While chain drug stores across the Mid-Atlantic states and the Northeast helped residents prepare for Superstorm Sandy by stocking extra emergency supplies, the retailers also stepped up to the plate after the storm hit to help in the recovery effort.

Hurricane Sandy, chain drug stores, drug chains, recovery effort, emergency supplies, Walgreens, CVS Caremark, Rite Aid, Duane Reade, Red Cross, Eileen Howard Boone, community pharmacy operators, Ahold USA, Target Corp., Publix, Maria Brous, retail sales, MasterCard Advisorsí SpendingPulse, Eqecat, holiday spending, Richard Feinberg, retailing, Purdue University

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Hurricane Sandy: Drug chains at their best in crisis

November 19th, 2012

While chain drug stores across the Mid-Atlantic states and the Northeast helped residents prepare for Superstorm Sandy by stocking extra emergency supplies, the retailers also stepped up to the plate after the storm hit to help in the recovery effort.

Walgreen Co., for instance, donated $250,000 to the American Red Cross and was taking donations from shoppers at all of its Walgreens and Duane Reade stores during the week after the storm hit.

Meanwhile, CVS Caremark Corp. and Rite Aid Corp. each gave $100,000 to the Red Cross.

Executives at the nation’s three largest drug chains say the impact of the storm was particularly acute for them because so many of their stores were affected by the hurricane that morphed into a winter storm.

“Many of our communities on the East Coast were affected by Hurricane Sandy,” CVS senior vice president of corporate communications and community relations Eileen Howard Boone says. “We are deeply concerned about the impact this storm has had on our customers and colleagues, and we are committed to supporting relief efforts and assisting first responders in any way we can.”

Drug chains were not the only community pharmacy operators to donate to the Red Cross’ relief efforts.

For instance, Ahold USA and its Family Foundation gave the organization $2.5 million; Target Corp. gave $500,000 ($425,000 in cash and $25,000 in gift cards); and Publix Super Markets created a program where customers and employees could directly assist those impacted by the storm.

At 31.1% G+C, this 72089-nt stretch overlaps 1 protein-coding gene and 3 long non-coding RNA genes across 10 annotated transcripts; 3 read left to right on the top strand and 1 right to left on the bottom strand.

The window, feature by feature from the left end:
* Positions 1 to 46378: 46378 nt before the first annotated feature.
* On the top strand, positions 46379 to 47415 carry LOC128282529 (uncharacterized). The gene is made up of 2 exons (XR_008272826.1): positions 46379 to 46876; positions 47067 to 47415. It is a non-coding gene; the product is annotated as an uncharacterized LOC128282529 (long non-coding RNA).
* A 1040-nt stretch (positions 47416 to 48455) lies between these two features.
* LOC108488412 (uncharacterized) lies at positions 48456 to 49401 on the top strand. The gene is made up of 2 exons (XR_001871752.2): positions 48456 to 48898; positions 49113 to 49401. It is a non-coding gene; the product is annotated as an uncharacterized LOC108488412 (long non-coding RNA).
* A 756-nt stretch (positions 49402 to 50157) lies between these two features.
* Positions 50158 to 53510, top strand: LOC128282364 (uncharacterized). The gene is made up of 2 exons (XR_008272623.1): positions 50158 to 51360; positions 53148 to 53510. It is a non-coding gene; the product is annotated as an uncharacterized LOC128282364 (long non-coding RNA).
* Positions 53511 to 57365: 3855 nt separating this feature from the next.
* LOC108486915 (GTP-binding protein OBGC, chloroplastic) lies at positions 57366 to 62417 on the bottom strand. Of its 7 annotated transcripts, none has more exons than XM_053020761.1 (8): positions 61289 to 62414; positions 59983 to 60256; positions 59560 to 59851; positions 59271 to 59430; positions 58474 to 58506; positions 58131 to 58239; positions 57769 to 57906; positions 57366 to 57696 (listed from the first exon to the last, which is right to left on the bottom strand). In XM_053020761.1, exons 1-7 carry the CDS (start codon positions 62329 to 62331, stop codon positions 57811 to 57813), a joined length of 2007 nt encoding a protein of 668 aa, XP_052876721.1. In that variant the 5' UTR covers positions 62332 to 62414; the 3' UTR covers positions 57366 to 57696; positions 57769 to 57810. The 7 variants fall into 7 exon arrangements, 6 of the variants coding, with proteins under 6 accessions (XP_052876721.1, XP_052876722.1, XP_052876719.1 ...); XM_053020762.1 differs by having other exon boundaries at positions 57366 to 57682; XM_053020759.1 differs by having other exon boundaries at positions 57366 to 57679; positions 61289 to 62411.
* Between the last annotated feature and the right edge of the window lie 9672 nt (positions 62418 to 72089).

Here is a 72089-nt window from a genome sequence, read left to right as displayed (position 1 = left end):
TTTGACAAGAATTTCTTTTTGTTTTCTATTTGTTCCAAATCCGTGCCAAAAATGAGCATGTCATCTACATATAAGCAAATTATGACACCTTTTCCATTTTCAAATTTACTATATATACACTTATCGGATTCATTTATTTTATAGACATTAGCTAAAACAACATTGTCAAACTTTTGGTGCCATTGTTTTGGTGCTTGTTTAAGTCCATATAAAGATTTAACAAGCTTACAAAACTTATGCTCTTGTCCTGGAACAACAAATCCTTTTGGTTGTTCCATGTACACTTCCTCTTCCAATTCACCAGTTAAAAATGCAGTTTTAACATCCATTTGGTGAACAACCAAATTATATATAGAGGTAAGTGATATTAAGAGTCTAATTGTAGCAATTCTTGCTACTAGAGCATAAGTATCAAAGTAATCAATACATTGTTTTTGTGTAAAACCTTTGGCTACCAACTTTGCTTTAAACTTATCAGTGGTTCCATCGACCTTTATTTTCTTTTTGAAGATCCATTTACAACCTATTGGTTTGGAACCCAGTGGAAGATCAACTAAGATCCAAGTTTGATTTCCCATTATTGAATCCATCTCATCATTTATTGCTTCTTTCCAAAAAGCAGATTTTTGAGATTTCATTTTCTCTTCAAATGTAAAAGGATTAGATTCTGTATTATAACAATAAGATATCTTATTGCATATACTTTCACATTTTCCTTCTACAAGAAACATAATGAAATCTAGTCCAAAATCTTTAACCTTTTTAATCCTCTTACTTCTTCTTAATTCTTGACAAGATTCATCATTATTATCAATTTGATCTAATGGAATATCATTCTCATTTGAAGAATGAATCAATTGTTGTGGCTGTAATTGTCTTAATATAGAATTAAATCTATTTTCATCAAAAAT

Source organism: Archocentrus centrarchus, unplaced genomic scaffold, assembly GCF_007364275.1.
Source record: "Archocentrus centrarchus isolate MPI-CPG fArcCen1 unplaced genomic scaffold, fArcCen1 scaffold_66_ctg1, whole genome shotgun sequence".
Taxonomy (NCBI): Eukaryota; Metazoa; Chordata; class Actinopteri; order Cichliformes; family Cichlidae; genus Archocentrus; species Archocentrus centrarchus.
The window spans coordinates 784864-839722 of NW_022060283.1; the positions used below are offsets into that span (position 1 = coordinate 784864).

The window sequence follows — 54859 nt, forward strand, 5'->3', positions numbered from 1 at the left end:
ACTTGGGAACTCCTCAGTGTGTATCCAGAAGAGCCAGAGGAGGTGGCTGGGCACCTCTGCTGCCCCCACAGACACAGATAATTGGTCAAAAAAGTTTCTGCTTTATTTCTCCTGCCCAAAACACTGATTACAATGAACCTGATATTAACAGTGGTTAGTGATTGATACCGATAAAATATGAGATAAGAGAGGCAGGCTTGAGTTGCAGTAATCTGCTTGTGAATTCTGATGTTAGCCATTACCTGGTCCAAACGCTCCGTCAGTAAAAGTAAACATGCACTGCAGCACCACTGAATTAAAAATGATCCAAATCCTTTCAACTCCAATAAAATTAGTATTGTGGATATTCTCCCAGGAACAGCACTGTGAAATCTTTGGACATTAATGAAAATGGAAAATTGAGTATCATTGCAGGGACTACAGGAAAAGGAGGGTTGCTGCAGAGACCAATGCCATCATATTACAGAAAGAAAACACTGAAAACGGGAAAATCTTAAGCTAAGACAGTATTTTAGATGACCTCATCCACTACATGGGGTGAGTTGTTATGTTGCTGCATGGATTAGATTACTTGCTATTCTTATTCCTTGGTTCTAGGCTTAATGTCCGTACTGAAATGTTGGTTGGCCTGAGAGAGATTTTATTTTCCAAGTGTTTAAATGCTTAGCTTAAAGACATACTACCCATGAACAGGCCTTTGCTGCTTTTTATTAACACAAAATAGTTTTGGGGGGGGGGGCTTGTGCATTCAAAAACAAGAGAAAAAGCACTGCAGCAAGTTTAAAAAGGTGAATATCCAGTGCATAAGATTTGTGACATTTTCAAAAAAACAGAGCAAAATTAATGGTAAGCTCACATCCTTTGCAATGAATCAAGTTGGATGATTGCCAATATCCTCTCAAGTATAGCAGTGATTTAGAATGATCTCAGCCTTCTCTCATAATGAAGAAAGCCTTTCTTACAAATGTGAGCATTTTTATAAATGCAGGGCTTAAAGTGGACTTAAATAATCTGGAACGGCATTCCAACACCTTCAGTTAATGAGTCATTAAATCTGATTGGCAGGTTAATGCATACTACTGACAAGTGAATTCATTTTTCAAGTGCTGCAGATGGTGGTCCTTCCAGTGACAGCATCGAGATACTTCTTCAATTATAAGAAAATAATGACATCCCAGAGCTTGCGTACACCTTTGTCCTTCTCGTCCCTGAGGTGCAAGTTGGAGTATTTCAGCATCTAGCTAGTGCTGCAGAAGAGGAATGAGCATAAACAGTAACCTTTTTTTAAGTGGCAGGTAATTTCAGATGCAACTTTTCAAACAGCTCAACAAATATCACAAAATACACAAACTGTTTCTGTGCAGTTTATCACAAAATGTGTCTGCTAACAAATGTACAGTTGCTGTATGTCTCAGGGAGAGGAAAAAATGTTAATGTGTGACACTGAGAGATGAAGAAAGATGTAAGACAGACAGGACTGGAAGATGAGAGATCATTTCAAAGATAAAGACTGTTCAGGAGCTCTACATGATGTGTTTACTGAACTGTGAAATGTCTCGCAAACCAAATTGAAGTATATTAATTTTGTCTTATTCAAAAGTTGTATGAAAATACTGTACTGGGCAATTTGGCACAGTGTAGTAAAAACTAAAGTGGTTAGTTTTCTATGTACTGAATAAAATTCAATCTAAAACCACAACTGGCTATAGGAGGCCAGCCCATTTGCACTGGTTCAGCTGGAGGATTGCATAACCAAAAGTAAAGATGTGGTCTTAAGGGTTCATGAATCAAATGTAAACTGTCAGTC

Under the scheme, customers could make a donation at the supermarket chain’s checkouts with the money being channeled to the Red Cross and designated specifically for Superstorm Sandy disaster relief.

“Our customers and associates have trusted Publix to react and help those affected by tragic circumstances,” media and community relations director Maria Brous says. “This disaster to the Northeast hits close to home, as we have many customers who reside in our operating areas during the winter months.”

Retail forecasters estimate that in the week after Superstorm Sandy hit, retail sales in the Mid-Atlantic and Northeast fell by nearly $4 billion.

According to MasterCard Advisors’ SpendingPulse, the region, which accounts for slightly less than a quarter of retail sales nationwide, typically generates $18.7 billion in sales (excluding auto sales) during the first week of November. But revenue came in at about $15 billion.

As a result, the retail data service says that nationwide sales total for the October 28 to November 3 period — typically around $78 billion — dipped to about $74 billion.

Forecasters say the storm’s economic impact may continue to be felt well into next year.
According to Eqecat, a firm that tracks hurricanes and analyzes the damage they cause, losses from the storm could total $30 billion to $50 billion.

Some economists have said the storm could shave a half percentage point off the nation’s economic growth in the current quarter.

More immediately, some are saying that Superstorm Sandy is likely to cause holiday spending to decline this year.

“The states affected by Sandy account for approximately 16% of all holiday spending,” notes Richard Feinberg, a professor of consumer science and retailing at Purdue University. “And even a small decrease in their spending will have a large impact on national numbers.”

Feinberg had been expecting about a 4% increase in nationwide holiday retail sales compared to a year ago. Now he expects the increase to be between 2% and 3%.

“Even if things returned to normal before Thanksgiving, optimism and consumer confidence are likely to be lower, affecting spending on gifts,” he says. “Consumers will be suffering from what we might call post-Sandy traumatic stress, which will lower their inclination to spend.”

While chain drug retailers up and down the East Coast readied for the storm by stocking extra emergency supplies such as batteries, bottled water and first aid supplies, they were not ready for the damage the storm did to their stores.

Rite Aid, for instance, reported that eight of its stores in the path of the storm were substantially damaged. On the day that the storm made landfall in southern New Jersey, 790 Rite Aid stores were closed. All but one of those outlets. however, was able to reopen within two weeks.

At Walgreens 750 of the 1,400 stores it operates in the impacted area were forced to close. A day after the storm, that number had been reduced to about 500.